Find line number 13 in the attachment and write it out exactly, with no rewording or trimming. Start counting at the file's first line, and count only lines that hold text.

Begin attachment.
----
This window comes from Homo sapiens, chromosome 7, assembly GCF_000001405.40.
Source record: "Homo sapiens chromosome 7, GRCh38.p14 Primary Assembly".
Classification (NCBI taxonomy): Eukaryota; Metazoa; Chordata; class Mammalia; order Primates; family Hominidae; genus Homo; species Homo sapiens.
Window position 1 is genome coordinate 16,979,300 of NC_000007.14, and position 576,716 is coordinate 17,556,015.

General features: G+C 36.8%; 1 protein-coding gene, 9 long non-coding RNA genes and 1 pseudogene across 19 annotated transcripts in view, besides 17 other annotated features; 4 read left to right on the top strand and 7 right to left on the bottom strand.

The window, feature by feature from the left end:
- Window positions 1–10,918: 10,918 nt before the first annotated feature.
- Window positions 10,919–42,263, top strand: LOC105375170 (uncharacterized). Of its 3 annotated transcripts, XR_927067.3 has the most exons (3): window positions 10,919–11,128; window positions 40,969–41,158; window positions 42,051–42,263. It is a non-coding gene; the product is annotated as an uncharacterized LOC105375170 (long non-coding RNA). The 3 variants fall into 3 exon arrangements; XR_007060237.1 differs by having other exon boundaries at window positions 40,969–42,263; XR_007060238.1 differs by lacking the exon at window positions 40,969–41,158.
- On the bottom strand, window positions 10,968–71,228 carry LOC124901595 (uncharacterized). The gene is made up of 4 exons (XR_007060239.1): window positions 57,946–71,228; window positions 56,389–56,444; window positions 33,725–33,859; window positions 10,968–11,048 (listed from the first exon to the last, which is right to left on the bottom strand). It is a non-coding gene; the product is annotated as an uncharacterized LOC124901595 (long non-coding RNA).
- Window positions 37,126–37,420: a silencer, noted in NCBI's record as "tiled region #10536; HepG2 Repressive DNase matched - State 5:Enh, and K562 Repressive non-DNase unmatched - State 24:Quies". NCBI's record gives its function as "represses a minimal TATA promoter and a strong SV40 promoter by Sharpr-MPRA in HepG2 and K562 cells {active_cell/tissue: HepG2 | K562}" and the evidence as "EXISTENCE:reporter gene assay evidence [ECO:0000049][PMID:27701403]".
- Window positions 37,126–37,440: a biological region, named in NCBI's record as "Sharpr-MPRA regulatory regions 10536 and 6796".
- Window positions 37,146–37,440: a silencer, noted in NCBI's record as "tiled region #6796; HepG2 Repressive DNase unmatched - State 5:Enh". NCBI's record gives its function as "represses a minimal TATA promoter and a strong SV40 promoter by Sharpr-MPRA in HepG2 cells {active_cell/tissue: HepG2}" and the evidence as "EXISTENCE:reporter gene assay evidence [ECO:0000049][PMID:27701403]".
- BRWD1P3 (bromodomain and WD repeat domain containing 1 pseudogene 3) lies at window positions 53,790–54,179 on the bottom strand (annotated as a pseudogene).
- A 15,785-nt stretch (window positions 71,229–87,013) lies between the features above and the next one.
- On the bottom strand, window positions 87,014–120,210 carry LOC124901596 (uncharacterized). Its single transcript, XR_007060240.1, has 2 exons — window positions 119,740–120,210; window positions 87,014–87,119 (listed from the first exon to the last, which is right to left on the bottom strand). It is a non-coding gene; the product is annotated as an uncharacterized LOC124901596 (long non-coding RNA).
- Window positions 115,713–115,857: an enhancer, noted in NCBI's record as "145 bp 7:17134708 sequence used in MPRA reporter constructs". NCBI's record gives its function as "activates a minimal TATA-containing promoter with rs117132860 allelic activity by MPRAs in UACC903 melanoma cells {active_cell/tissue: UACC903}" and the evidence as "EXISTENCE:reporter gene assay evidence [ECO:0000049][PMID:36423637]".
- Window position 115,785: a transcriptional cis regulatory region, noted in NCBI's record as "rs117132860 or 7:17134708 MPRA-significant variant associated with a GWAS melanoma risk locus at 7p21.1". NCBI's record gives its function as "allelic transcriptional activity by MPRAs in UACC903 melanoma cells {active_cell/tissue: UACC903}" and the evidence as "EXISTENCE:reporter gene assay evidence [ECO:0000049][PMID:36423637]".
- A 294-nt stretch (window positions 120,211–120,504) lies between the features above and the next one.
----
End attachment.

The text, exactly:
- BRWD1P3 (bromodomain and WD repeat domain containing 1 pseudogene 3) lies at window positions 53,790–54,179 on the bottom strand (annotated as a pseudogene).